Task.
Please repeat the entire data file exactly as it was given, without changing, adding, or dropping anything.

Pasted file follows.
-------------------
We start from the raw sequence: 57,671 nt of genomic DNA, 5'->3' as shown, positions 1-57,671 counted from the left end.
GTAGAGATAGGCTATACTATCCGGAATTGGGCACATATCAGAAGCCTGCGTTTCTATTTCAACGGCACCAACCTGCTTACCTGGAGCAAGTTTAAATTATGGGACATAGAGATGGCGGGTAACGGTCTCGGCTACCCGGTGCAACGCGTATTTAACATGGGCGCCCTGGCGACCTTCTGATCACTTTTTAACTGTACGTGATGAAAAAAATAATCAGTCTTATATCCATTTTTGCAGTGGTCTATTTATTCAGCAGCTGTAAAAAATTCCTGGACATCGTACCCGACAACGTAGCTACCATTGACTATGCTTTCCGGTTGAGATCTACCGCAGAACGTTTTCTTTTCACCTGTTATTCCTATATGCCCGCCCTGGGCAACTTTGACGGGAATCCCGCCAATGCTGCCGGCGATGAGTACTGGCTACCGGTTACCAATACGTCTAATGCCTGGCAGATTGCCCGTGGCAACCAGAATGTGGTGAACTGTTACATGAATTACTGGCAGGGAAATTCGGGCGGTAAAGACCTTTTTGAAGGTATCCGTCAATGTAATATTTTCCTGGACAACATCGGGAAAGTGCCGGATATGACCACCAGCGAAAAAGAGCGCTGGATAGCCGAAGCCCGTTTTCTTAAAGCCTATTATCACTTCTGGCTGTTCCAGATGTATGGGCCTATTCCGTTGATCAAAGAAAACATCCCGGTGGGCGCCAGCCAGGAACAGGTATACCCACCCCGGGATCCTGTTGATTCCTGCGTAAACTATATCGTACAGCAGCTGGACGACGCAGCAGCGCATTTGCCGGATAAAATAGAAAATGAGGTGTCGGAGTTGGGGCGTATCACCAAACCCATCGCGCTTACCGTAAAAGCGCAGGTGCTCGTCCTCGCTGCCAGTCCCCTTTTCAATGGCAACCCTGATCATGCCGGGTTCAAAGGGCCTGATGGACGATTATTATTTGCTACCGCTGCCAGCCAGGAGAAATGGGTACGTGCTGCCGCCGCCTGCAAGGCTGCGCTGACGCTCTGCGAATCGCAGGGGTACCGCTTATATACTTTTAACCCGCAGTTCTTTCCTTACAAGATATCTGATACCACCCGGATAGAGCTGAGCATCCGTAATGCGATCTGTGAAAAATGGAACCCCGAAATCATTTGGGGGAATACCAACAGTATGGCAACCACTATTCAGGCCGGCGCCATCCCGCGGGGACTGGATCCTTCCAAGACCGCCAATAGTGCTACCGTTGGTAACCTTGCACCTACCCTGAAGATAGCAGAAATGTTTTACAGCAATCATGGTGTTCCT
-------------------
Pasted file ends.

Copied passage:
We start from the raw sequence: 57,671 nt of genomic DNA, 5'->3' as shown, positions 1-57,671 counted from the left end.
GTAGAGATAGGCTATACTATCCGGAATTGGGCACATATCAGAAGCCTGCGTTTCTATTTCAACGGCACCAACCTGCTTACCTGGAGCAAGTTTAAATTATGGGACATAGAGATGGCGGGTAACGGTCTCGGCTACCCGGTGCAACGCGTATTTAACATGGGCGCCCTGGCGACCTTCTGATCACTTTTTAACTGTACGTGATGAAAAAAATAATCAGTCTTATATCCATTTTTGCAGTGGTCTATTTATTCAGCAGCTGTAAAAAATTCCTGGACATCGTACCCGACAACGTAGCTACCATTGACTATGCTTTCCGGTTGAGATCTACCGCAGAACGTTTTCTTTTCACCTGTTATTCCTATATGCCCGCCCTGGGCAACTTTGACGGGAATCCCGCCAATGCTGCCGGCGATGAGTACTGGCTACCGGTTACCAATACGTCTAATGCCTGGCAGATTGCCCGTGGCAACCAGAATGTGGTGAACTGTTACATGAATTACTGGCAGGGAAATTCGGGCGGTAAAGACCTTTTTGAAGGTATCCGTCAATGTAATATTTTCCTGGACAACATCGGGAAAGTGCCGGATATGACCACCAGCGAAAAAGAGCGCTGGATAGCCGAAGCCCGTTTTCTTAAAGCCTATTATCACTTCTGGCTGTTCCAGATGTATGGGCCTATTCCGTTGATCAAAGAAAACATCCCGGTGGGCGCCAGCCAGGAACAGGTATACCCACCCCGGGATCCTGTTGATTCCTGCGTAAACTATATCGTACAGCAGCTGGACGACGCAGCAGCGCATTTGCCGGATAAAATAGAAAATGAGGTGTCGGAGTTGGGGCGTATCACCAAACCCATCGCGCTTACCGTAAAAGCGCAGGTGCTCGTCCTCGCTGCCAGTCCCCTTTTCAATGGCAACCCTGATCATGCCGGGTTCAAAGGGCCTGATGGACGATTATTATTTGCTACCGCTGCCAGCCAGGAGAAATGGGTACGTGCTGCCGCCGCCTGCAAGGCTGCGCTGACGCTCTGCGAATCGCAGGGGTACCGCTTATATACTTTTAACCCGCAGTTCTTTCCTTACAAGATATCTGATACCACCCGGATAGAGCTGAGCATCCGTAATGCGATCTGTGAAAAATGGAACCCCGAAATCATTTGGGGGAATACCAACAGTATGGCAACCACTATTCAGGCCGGCGCCATCCCGCGGGGACTGGATCCTTCCAAGACCGCCAATAGTGCTACCGTTGGTAACCTTGCACCTACCCTGAAGATAGCAGAAATGTTTTACAGCAATCATGGTGTTCCT